My goal is to have life skills classes with our seniors once or twice a month, so we can talk through critical questions in preparing for college—like what do they want from a degree program, and how will they find the financial resources to support them through college. 

We’re also doing discussions on what challenges our students may face on their new campuses. For instance, if they were to face racism on campus, how could they effectively deal with that, who could they look to for support, when they are miles away from home. The reality is, they may all run into something that will make them question their decision to go to college. We want them to know how to answer those questions and find the support they need to succeed. 

And one-on-one conversations are so important too. Recently I had a senior come in and she was really frustrated and didn’t know where to begin, so I just focused on helping her organize her thoughts and prioritizing what she wants in the future.



What if a student doesn’t feel they are prepared for college yet? 

There is absolutely that possibility—and we want to have that discussion and make sure no student is feeling pressured in a way that isn’t productive. That’s when we take a step back, connect with parents and family members, and think about what’s really best for that student. If they feel they need more time to think about what they want to do, we can help them consider things they can do now to prepare for college while they are taking that time—like working part-time in a field they might be interested in or taking one class at a time to get their feet wet. 

What difference do you hope you can make as a counselor? 

I want to help students understand the fundamental importance of education. So that they can see not only how it can improve their own lives, but how it can also improve their community. 

I also hope I’m an example of what you can achieve when you persevere through struggles. I went through many ups and downs in my journey here. I had an aunt and uncle who loved me, but I didn’t have a mom or dad to support me, emotionally or financially. I really had to do it on my own. But it helped me build the kind of resilience and strength that we all need to face challenges and find the future we want.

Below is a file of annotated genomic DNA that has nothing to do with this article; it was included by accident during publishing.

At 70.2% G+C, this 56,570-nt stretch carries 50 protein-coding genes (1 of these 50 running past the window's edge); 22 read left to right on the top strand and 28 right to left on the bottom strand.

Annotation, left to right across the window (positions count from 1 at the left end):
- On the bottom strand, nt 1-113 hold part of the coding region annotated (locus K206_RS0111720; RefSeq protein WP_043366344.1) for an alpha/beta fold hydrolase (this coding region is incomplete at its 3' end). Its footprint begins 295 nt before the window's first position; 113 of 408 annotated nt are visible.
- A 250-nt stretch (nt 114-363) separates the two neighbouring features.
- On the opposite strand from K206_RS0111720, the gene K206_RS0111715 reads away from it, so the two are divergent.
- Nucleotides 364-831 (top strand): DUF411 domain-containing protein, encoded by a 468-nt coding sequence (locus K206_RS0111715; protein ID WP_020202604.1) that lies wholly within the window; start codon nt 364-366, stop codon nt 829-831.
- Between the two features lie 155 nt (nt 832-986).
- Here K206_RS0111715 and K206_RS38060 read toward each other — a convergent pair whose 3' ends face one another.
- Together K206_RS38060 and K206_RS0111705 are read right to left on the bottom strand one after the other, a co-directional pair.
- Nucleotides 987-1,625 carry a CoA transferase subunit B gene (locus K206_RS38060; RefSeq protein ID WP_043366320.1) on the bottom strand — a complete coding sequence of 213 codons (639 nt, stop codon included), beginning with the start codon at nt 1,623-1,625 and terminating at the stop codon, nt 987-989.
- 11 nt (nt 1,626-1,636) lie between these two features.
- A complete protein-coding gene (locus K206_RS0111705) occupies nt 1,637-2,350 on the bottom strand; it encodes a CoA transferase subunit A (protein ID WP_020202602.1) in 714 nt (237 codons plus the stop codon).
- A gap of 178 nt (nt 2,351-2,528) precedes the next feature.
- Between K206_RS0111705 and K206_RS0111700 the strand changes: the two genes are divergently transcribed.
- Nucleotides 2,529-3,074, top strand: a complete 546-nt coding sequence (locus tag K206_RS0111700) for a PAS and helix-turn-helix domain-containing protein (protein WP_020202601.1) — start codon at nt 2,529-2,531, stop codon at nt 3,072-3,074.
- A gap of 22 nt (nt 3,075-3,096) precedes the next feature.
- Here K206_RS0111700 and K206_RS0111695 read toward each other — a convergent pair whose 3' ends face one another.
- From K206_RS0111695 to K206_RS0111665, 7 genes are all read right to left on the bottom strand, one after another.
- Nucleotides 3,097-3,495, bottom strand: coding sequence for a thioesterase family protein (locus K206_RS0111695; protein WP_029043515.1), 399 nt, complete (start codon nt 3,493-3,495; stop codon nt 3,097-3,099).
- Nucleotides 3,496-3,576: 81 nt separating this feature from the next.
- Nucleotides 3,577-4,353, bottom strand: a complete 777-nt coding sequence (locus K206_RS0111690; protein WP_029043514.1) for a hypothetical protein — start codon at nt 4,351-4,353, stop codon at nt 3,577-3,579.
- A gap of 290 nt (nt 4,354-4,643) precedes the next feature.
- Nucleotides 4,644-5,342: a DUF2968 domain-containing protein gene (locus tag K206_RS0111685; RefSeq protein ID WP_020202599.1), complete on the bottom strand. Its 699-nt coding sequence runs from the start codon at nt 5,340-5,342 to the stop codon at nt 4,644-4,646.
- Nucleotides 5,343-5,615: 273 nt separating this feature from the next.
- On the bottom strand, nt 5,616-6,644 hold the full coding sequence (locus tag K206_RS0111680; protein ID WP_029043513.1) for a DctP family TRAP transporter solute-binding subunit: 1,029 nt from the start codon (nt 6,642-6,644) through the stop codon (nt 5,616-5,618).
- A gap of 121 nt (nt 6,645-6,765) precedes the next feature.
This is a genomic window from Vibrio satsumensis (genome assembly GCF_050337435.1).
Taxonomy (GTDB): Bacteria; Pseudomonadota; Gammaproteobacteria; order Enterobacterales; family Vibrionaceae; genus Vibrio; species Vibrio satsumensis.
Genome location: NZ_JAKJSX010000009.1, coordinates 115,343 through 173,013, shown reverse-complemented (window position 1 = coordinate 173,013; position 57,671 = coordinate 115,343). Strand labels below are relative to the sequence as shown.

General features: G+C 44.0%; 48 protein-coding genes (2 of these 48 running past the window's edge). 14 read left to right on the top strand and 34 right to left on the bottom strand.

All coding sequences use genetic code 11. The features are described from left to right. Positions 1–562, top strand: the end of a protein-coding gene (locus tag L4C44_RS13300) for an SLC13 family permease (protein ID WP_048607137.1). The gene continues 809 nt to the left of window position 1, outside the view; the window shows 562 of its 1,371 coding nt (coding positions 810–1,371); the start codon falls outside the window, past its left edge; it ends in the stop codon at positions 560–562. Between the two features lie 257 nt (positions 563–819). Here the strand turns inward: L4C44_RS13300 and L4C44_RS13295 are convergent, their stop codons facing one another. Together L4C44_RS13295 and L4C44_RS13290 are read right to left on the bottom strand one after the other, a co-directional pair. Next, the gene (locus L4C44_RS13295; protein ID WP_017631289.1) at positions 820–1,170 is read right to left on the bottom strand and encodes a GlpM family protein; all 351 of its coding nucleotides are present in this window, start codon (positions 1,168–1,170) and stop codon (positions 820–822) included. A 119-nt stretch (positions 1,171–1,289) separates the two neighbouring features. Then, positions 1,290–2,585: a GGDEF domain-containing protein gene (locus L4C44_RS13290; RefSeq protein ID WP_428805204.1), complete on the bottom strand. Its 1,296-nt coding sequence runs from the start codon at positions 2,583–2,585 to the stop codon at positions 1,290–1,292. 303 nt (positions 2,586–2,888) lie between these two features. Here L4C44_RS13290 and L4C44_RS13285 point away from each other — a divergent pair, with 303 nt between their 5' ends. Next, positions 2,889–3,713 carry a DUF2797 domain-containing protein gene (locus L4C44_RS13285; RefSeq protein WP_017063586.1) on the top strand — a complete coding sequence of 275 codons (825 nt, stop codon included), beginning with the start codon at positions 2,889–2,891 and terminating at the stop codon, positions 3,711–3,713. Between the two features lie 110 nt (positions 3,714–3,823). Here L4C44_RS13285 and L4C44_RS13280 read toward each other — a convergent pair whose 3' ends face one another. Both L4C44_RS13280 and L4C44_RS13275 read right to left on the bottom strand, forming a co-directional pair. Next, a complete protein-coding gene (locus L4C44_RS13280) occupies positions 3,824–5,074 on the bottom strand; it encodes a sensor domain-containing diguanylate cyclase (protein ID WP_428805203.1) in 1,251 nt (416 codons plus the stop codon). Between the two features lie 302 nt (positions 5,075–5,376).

What is the difference Red Cloud is making in the lives of our students? 

I think we’re helping students and young people understand what a difference education makes—and how to be prepared for the future. Things are going to look different in 5, 10, and 20 years, and we have to be ready for that. And that’s what education does—it prepares us for what comes next. 

Having a very good education that allows someone to think outside the box is so important. We have to be able to evolve and challenge ourselves to look at the world differently. The Lakota were once a very nomadic people, and over centuries we’ve had to adapt. But with education, we can determine for ourselves the kind of future we’re going to have—while retaining our identity. 

What difference did Red Cloud make in your life?

It allowed me to see new possibilities. Especially on the reservation, often students think that they won’t ever leave or amount to anything. But Red Cloud helped me see all the potential and how I could grab onto it. 

The people I’ve had in my educational experience helped me see the light at the end of the tunnel. In elementary and high school, and even in college, I had so many people who helped me see the importance of education. It’s allowed me to really see what I’m capable of doing and contributing as a Lakota person.


Photos © Red Cloud Indian School